Firefighters, police lace up for CHaD benefit
By JOHN QUINN
Union Leader Correspondent | February 26. 2013 8:54PM
Rollinsford Firefighter Tyler Zabkar helps John Wiggins create a poster in the Children’s Hospital at Dartmouth’s clinic in Wentworth-Douglass Hospital in Dover Tuesday in preparation for the 2013 CHaD Battle of the Badges All-Star Hockey Championship, which is scheduled for March 16 at the Verizon Wireless Arena in Manchester. Each player is partnered with a patient who cheer each other on the ice and through their treatments. (JOHN QUINN PHOTO)
They were preparing for the championship showdown between police and firefighters March 16 at Verizon Wireless Arena in Manchester.
Rollinsford Firefighter Tyler Zabkar, who skated for Dover High last year, said he is inspired by the strength of the children who endure so much.?"It's a great experience for everyone," Zabkar said, adding the kids love the game and enjoyed making signs with the players.
Earlier this month, about 30 other patients got to make posters with players in the CHaD clinic in Manchester.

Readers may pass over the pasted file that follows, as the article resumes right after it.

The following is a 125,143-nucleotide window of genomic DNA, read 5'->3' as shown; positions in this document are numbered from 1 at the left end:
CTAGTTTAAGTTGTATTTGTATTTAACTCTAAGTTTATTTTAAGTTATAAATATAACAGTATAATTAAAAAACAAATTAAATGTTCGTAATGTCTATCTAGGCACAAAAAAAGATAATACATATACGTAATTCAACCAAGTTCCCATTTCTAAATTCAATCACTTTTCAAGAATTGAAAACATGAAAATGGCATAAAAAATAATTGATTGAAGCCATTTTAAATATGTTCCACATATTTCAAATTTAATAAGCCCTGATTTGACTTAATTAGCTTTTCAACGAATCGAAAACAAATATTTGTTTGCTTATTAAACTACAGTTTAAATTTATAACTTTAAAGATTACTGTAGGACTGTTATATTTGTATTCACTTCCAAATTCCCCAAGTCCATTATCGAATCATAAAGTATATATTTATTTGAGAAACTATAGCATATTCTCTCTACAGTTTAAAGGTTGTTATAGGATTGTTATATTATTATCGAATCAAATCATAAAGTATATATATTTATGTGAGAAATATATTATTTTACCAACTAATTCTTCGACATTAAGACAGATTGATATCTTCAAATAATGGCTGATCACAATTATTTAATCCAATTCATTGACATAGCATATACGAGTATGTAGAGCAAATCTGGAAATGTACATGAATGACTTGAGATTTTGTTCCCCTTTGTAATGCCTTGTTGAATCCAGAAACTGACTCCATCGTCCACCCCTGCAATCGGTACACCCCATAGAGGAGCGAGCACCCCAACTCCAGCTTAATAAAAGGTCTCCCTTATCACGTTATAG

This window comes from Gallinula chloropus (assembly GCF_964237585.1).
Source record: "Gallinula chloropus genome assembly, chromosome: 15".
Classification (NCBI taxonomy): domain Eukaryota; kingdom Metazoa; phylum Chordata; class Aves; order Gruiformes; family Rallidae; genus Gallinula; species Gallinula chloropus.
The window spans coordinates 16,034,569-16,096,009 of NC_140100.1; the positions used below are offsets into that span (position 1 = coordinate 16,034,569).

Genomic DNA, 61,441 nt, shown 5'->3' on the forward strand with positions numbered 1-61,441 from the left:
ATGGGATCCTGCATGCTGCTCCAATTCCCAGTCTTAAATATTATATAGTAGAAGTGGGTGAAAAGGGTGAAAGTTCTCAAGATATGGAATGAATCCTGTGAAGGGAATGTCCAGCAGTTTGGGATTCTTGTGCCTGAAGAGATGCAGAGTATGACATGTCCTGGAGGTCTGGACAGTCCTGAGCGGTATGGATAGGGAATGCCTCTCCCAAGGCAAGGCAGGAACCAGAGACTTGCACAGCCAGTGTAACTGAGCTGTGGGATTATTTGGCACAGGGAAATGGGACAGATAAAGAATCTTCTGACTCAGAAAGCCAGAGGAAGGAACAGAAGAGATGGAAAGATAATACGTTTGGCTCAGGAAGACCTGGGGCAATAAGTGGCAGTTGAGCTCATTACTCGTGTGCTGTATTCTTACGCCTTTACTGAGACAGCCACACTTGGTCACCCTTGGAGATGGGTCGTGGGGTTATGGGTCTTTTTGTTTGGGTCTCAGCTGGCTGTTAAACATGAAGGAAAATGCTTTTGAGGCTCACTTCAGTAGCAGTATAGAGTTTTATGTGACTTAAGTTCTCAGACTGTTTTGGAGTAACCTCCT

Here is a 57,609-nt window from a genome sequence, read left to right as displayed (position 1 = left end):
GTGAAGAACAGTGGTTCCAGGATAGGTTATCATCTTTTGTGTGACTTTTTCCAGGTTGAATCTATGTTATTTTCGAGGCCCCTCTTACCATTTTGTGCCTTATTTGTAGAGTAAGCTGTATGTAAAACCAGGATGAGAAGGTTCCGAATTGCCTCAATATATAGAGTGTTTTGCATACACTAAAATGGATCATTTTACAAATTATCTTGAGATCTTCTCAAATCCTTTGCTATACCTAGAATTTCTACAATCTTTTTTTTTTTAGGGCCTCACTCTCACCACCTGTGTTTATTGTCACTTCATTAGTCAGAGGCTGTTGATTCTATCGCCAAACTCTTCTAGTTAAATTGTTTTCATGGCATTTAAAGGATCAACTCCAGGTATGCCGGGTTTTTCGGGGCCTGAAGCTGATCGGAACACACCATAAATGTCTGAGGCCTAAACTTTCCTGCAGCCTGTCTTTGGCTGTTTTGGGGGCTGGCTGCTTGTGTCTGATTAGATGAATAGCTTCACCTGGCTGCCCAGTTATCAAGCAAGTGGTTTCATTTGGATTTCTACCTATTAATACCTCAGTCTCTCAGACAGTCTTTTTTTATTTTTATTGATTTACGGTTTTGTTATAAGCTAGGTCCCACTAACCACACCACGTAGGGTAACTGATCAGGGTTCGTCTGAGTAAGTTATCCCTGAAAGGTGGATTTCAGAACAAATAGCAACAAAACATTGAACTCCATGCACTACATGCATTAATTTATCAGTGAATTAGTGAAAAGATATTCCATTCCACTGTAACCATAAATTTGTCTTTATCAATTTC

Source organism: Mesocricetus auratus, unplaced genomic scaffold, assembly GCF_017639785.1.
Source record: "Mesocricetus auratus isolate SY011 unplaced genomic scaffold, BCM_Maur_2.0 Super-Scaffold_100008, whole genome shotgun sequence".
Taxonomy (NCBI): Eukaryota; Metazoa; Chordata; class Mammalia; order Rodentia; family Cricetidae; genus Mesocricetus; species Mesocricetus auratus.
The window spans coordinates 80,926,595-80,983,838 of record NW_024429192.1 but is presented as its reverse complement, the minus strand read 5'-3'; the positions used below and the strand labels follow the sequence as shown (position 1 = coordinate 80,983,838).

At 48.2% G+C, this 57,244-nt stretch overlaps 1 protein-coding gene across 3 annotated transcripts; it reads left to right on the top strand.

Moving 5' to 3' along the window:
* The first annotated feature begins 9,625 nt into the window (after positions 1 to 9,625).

Dover Firefighter Glen Camire, who's skated with the team for six years, said he was amazed how much 4-year-old Jack St. Hillaire, of Rochester, grew since last year when they first met as part of the program. They used markers, stickers and glitter to make a poster with Jack's brother, Ben, 6.
Jack's mother, Amanda Paul, said he enjoys skating, but also loves watching his older brother on the ice.
"We try to make things as normal as we can," Paul said, adding that Jack was born without one of his chromosomes.
"They found it because when he was born, he couldn't breathe on his own," Paul said
Paul said she's grateful for all the support - both from the members of CHaD hockey team, but especially for all the doctors and nurses who help them through it all. She said that Jack still manages to enjoy himself.
"His personality makes up for everything else," Paul said.
This is the second year Catherine Given, 7, of Portsmouth, has participated in the program as she suffers from a thyroid condition, which could affect her growth and metabolism. She looks forward to the upcoming game and when she can skate a little on her own.
"I'm going on the ice with my mom and my dad can stay with my sister," Given said.
Rochester K-9 Officer Keith MacKenzie, who's been with the program for the past six years, loves returning to the ice almost as much as spending time with the kids who cheer the players on.
While Hampton Firefighter Craig Magner hasn't played competitive hockey in more than a decade, he was more than happy to strap on skates to help provide inspiration to others. "It's a great cause," Magner said, adding he hopes others can join the team next year.
For more information, visit http://chad.dartmouth-hitchcock.org/dv/battle_of_badges_championship.html.